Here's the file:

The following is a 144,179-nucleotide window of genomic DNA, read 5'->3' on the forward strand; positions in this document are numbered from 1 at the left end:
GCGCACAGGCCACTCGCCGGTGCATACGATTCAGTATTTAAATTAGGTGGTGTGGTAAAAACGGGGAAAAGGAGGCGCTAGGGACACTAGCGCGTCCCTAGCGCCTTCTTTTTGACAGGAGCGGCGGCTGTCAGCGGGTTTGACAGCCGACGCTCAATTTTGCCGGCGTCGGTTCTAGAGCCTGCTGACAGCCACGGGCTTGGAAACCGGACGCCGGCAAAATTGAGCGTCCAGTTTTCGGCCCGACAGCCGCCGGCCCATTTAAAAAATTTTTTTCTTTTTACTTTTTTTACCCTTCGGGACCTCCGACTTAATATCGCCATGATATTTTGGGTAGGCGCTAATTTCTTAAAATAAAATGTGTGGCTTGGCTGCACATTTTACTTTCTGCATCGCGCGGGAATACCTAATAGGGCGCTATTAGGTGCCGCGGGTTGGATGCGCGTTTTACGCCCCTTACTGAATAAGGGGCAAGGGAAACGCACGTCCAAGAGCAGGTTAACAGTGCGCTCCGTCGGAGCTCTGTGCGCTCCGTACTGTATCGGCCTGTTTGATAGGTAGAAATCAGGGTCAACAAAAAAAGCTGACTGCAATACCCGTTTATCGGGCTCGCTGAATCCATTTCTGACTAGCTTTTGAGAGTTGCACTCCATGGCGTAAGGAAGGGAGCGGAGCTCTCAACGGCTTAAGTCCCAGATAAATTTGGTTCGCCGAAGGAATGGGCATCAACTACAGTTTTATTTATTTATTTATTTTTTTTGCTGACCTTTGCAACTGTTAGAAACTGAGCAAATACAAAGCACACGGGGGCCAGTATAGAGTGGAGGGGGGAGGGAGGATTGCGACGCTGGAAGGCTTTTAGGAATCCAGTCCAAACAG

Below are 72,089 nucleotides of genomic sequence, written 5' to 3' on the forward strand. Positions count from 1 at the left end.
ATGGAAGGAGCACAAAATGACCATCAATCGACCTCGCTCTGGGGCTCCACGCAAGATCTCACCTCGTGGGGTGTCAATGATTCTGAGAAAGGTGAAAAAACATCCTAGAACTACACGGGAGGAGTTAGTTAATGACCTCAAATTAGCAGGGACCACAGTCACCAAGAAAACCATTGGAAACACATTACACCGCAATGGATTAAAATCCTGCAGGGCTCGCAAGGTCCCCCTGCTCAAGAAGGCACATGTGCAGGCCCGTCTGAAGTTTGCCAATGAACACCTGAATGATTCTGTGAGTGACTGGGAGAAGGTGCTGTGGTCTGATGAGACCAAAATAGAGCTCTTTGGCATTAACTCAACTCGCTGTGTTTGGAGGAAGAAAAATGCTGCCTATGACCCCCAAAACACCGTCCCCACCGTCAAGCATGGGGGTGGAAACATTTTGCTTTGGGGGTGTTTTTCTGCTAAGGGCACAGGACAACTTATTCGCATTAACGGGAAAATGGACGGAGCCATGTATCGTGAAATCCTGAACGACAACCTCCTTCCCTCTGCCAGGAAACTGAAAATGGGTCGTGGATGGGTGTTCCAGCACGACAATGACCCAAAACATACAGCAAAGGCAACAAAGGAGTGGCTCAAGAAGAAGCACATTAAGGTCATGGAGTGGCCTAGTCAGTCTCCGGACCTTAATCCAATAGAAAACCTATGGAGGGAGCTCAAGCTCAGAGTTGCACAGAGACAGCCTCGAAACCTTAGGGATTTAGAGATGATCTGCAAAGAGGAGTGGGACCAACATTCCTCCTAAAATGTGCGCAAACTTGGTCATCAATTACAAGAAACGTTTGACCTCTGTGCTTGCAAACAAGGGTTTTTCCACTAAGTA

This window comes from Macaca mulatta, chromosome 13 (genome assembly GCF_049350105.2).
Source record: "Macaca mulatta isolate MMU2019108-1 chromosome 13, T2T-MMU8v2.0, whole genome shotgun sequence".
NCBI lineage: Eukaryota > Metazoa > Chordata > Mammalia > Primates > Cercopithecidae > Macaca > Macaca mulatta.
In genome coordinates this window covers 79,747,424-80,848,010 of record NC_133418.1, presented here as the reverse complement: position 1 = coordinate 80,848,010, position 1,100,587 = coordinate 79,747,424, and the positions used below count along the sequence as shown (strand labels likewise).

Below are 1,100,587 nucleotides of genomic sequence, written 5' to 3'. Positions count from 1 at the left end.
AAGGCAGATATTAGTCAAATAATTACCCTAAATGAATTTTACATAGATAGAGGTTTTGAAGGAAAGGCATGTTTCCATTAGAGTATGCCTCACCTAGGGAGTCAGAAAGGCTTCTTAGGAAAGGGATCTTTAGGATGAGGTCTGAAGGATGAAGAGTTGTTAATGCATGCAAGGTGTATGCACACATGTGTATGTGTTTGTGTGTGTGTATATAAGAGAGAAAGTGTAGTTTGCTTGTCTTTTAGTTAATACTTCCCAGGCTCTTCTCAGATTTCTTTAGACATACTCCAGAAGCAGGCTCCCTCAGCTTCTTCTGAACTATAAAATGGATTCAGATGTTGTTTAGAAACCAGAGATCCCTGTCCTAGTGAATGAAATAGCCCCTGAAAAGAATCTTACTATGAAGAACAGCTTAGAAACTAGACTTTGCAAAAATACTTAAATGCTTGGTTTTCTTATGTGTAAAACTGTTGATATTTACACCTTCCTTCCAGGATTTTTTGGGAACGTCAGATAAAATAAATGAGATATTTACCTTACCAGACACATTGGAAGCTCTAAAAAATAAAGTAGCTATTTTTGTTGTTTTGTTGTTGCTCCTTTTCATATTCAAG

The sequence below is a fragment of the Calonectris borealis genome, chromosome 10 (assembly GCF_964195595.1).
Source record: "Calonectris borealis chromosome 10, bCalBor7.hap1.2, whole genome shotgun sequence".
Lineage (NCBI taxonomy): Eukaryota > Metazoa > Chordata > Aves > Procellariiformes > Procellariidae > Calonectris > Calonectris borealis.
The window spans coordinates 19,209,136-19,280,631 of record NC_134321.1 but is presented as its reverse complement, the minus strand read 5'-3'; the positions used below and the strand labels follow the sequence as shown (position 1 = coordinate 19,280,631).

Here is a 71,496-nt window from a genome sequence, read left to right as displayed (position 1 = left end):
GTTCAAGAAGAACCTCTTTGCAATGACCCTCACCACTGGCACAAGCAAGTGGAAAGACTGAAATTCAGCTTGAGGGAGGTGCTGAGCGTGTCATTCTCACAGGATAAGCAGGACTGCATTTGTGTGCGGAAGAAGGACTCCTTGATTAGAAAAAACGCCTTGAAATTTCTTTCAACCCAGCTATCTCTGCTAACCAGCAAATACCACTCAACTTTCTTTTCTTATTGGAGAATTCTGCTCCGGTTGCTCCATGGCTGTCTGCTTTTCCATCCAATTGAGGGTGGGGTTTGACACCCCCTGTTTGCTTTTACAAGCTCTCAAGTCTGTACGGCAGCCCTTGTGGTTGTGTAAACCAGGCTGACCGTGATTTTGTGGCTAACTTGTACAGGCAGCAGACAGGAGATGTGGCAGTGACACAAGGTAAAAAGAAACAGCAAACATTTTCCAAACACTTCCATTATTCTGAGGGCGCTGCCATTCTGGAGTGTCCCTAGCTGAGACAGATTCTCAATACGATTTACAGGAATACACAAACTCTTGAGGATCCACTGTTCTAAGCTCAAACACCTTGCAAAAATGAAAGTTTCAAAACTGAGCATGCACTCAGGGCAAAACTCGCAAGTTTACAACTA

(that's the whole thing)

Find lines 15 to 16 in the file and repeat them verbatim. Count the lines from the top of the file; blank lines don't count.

Here is a 71,496-nt window from a genome sequence, read left to right as displayed (position 1 = left end):
GTTCAAGAAGAACCTCTTTGCAATGACCCTCACCACTGGCACAAGCAAGTGGAAAGACTGAAATTCAGCTTGAGGGAGGTGCTGAGCGTGTCATTCTCACAGGATAAGCAGGACTGCATTTGTGTGCGGAAGAAGGACTCCTTGATTAGAAAAAACGCCTTGAAATTTCTTTCAACCCAGCTATCTCTGCTAACCAGCAAATACCACTCAACTTTCTTTTCTTATTGGAGAATTCTGCTCCGGTTGCTCCATGGCTGTCTGCTTTTCCATCCAATTGAGGGTGGGGTTTGACACCCCCTGTTTGCTTTTACAAGCTCTCAAGTCTGTACGGCAGCCCTTGTGGTTGTGTAAACCAGGCTGACCGTGATTTTGTGGCTAACTTGTACAGGCAGCAGACAGGAGATGTGGCAGTGACACAAGGTAAAAAGAAACAGCAAACATTTTCCAAACACTTCCATTATTCTGAGGGCGCTGCCATTCTGGAGTGTCCCTAGCTGAGACAGATTCTCAATACGATTTACAGGAATACACAAACTCTTGAGGATCCACTGTTCTAAGCTCAAACACCTTGCAAAAATGAAAGTTTCAAAACTGAGCATGCACTCAGGGCAAAACTCGCAAGTTTACAACTA